DOHA, (Reuters) – OPEC would be happy to raise crude oil output if needed but there was no sign yet of a supply shortage in world oil markets, despite record high prices, Qatar’s oil minister said on Monday.
Abdullah bin Hamad al-Attiyah told reporters that international tensions were behind high oil prices.
“I haven’t any signal that there is any shortage of crude… I believe a big portion of the oil price today is related to geopolitics and fear factors, and we cannot solve it,” he said.
“Sometimes there is a shortage of oil products but not of crude. This is because of limitations of refinery (capacity). Consumers and producers should invest more in refining. We don’t have a magic stick to solve this.”
Oil leapt to a fresh record high on Monday, to $93.20 a barrel as Mexico briefly halted a fifth of its production due to bad weather and the dollar struck new lows.
Oil prices have risen by more than a third since mid-August as a standoff between Turkey and Kurdish rebels, easing interest rates and winter supply fears attracted a fresh wave of capital.
Despite the surge in oil prices, OPEC has shrugged off calls from importer nations to raise output, saying the problem is not one of crude supply.
Attiyah said OPEC would not be able to compensate for any halt in Iran’s oil exports should there be an escalation in the Islamic Republic’s standoff with the West.
“We would be very happy, if there was demand, to sell all our oil — if somebody will take it why not? But what we see today is psychological demand not physical demand,” Attiyah said.
Attiyah said it would also be very difficult to change oil pricing from the dollar to a new basket of currencies, though its weakness was having a negative effect on Qatar and other Gulf states which sell all of their oil, gas and petrochemical products on a dollar basis.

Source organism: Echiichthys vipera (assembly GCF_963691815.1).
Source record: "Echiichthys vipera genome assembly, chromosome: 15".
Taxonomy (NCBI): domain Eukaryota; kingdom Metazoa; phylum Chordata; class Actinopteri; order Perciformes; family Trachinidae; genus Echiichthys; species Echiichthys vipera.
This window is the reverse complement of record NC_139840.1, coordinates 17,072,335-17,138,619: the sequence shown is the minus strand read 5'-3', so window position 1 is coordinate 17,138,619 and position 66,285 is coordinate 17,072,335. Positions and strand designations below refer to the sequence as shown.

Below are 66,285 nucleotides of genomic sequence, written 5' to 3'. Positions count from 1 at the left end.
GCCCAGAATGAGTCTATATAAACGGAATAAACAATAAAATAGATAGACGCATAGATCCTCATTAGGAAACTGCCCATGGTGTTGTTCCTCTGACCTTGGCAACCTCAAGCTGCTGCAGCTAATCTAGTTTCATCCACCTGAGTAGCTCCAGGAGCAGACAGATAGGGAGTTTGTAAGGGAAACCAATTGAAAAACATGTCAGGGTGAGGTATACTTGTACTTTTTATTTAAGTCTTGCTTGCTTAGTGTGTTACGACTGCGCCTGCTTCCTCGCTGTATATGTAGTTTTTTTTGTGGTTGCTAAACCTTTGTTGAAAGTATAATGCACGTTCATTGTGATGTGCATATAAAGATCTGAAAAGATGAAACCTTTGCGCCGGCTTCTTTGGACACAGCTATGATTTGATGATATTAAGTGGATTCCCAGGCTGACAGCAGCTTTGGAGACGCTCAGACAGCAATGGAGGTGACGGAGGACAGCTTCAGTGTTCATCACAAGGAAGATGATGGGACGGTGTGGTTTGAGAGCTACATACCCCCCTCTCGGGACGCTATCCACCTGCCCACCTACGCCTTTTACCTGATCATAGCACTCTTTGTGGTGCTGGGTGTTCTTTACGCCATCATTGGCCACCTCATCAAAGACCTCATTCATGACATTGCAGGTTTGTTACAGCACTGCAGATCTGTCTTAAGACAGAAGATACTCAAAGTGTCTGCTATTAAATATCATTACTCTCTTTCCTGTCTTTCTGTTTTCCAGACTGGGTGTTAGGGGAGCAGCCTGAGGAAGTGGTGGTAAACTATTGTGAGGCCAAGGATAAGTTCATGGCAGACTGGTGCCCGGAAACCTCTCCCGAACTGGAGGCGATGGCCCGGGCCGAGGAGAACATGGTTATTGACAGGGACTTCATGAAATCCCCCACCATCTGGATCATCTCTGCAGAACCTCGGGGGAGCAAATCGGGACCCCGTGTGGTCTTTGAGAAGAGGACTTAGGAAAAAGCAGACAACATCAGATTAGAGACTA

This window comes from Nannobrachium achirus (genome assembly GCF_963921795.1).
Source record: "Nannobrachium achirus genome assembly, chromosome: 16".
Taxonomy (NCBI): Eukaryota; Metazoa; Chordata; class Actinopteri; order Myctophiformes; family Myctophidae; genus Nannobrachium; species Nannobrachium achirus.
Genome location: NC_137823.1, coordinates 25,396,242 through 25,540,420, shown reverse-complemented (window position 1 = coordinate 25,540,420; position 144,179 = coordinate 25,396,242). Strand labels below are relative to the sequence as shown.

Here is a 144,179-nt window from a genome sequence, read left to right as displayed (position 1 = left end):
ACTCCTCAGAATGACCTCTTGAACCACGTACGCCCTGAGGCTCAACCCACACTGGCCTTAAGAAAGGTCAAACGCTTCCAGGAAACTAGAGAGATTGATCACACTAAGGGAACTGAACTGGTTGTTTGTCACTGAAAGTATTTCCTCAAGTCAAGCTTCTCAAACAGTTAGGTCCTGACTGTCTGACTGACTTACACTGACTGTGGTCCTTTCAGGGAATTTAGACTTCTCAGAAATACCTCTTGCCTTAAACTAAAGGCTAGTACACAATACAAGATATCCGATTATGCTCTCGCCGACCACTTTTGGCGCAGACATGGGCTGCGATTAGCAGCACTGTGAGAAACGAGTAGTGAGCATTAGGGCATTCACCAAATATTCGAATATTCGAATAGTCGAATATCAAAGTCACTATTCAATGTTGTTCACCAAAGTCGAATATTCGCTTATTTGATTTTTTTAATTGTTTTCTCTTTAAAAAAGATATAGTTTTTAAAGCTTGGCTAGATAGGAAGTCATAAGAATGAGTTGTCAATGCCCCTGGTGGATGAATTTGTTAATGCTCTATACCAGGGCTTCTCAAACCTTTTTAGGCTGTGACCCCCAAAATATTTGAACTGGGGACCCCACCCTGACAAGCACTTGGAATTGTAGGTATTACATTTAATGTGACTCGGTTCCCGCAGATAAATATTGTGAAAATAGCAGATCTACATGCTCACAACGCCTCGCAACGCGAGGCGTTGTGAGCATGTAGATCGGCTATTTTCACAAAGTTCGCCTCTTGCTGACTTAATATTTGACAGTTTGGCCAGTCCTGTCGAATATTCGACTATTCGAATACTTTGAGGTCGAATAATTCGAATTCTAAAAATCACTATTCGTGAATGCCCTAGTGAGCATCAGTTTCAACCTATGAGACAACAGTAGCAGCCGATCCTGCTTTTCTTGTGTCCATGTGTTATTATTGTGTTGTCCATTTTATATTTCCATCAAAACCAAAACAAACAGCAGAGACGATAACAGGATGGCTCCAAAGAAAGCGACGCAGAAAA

The issue was not on the agenda of the OPEC heads of state meeting in Riyadh on Nov. 17-18, he added, though it could be raised by any minister.
Venezuelan Energy and Mines Minister Rafael Ramirez had said on Friday that the currency issue was likely to be a topic for the meeting in the Saudi capital.
The Organization of the Petroleum Exporting Countries (OPEC) ministers are also due to meet in Abu Dhabi in December.
“It is very difficult to change from the dollar. The oil industry trades in dollars,” he said. “If all OPEC and non-OPEC producers sat together to create a new currency basket it might work, but OPEC can’t do it alone.”
Attiyah said earlier this month OPEC’s agreement to raise oil output by 500,000 barrels per day at its last meeting had so far failed to bring down high prices. That increase comes into effect at the start of November.
Qatar was pumping 838,000 bpd, against an output capacity of over 915,000 bpd, Attiyah said.
It was also set to meet its target of 77 million tonnes of liquefied natural gas output in 2010, he said, from around 31 million tonnes this year.
Attiyah said output from the country’s north field, which is the largest reservoir of pure gas in the world, stood at around 8 billion cubic feet of gas per day. Output from the field will be tripled by around 2012 to 24 billion cubic feet of gas per day, the equivalent of about 5 million bpd of oil, he said.
Qatar is the world’s largest exporter of LNG, gas chilled to liquid form to allow for shipment on tankers.